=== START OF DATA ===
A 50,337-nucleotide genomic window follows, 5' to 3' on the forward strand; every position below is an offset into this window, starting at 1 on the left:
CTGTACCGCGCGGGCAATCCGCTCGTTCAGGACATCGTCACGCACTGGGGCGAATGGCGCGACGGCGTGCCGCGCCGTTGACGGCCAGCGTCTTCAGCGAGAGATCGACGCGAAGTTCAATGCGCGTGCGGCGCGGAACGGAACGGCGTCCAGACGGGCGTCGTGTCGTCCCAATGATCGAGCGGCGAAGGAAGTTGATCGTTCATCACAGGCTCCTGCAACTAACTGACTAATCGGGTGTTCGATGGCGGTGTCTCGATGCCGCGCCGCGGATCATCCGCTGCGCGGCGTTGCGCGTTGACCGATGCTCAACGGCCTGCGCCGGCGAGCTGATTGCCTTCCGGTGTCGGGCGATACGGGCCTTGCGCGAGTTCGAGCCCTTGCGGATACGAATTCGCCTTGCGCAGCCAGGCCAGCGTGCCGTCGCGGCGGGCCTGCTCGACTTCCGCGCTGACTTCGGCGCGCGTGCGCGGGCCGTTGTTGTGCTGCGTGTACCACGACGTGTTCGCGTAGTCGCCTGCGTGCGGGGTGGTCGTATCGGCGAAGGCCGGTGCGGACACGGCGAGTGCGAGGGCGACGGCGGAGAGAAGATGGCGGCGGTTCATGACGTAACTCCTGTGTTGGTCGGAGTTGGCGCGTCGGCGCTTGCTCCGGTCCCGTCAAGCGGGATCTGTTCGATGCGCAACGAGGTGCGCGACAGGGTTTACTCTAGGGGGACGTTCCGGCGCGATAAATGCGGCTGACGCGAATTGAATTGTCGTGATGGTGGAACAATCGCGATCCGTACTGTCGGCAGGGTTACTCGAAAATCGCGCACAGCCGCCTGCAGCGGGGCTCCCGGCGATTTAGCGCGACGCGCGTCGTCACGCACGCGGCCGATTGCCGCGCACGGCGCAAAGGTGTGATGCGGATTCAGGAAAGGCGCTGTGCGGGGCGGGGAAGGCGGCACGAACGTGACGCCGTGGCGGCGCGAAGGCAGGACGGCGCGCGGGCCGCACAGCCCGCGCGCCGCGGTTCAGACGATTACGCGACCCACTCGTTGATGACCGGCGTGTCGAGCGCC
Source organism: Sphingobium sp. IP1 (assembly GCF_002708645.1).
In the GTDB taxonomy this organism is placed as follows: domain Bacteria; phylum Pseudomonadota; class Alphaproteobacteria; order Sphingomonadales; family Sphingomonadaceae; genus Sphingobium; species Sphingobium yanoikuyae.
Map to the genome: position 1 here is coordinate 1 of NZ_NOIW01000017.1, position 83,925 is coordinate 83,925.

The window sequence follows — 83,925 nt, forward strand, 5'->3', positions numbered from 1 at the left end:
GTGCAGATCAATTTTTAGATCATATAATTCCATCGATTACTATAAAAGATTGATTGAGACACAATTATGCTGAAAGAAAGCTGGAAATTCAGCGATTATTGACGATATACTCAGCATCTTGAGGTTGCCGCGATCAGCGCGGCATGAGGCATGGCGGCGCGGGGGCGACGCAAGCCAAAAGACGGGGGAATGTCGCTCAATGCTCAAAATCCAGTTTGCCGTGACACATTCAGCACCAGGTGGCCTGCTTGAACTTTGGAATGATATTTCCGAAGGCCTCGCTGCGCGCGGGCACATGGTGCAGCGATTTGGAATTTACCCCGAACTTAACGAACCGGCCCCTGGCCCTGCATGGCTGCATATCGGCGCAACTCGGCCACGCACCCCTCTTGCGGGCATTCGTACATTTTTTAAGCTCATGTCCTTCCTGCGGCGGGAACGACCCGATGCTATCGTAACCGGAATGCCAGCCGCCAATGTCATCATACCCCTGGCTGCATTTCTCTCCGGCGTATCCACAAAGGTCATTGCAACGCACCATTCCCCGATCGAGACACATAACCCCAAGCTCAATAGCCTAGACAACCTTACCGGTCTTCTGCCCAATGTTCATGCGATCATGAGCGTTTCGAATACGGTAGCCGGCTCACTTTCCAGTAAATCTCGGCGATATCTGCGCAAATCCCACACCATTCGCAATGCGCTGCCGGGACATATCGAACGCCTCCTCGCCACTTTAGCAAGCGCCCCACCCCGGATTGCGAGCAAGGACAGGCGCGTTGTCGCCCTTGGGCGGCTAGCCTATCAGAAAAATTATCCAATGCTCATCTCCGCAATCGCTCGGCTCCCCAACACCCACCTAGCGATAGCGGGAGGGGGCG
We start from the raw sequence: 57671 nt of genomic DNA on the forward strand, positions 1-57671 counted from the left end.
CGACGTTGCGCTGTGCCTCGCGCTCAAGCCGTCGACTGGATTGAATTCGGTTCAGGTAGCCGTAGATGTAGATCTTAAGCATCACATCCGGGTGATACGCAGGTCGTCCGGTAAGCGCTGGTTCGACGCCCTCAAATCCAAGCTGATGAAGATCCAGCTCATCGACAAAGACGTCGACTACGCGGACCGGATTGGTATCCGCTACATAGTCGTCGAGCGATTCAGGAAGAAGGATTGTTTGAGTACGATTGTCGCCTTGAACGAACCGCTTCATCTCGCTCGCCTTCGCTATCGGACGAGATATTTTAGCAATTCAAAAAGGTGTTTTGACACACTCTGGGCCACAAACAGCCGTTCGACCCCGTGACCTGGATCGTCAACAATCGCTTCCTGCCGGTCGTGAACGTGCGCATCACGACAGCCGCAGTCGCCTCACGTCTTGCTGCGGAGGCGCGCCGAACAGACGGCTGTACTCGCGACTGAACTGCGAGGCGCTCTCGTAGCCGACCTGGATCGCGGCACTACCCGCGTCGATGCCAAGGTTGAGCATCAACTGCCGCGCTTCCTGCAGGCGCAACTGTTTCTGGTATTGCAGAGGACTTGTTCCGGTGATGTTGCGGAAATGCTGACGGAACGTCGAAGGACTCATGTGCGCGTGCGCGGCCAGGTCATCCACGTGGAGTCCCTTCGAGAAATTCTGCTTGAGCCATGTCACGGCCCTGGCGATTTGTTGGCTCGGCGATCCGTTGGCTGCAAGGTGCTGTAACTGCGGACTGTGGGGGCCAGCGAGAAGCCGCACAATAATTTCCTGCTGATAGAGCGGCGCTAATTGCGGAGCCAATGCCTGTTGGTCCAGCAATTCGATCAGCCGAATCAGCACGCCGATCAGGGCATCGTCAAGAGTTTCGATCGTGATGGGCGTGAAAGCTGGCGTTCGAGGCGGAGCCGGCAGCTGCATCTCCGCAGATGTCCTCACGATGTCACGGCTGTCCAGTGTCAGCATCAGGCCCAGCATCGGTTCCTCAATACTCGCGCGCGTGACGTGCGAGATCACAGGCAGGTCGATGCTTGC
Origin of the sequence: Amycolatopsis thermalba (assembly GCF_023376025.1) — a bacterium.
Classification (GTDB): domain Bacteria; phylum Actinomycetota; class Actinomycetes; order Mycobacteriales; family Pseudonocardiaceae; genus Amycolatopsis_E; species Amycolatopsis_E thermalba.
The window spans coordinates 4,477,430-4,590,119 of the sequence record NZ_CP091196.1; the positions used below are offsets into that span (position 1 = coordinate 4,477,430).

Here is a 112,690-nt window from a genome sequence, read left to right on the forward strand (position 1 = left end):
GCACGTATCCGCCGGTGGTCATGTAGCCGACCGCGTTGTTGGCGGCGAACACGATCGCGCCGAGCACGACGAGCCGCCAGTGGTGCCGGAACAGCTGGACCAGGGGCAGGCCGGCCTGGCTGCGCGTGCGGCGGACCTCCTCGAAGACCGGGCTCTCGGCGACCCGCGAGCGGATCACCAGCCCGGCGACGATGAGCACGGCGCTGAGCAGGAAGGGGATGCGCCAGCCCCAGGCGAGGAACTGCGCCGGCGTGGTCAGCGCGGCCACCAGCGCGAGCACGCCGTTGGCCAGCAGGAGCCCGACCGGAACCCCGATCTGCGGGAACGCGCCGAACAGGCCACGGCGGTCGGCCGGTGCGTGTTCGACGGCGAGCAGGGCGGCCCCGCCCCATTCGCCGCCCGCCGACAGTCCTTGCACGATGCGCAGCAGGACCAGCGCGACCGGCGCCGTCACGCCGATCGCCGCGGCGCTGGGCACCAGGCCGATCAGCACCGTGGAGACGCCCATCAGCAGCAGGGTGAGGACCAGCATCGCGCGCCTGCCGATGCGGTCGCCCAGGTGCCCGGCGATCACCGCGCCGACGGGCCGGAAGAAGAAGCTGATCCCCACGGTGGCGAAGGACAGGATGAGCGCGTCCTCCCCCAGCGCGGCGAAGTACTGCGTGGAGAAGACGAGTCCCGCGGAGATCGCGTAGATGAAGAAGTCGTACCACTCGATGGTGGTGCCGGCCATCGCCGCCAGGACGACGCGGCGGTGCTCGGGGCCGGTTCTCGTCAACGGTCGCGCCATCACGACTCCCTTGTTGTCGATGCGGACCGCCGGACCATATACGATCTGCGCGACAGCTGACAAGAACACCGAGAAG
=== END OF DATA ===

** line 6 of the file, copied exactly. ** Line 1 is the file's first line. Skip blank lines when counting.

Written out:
The window sequence follows — 83,925 nt, forward strand, 5'->3', positions numbered from 1 at the left end: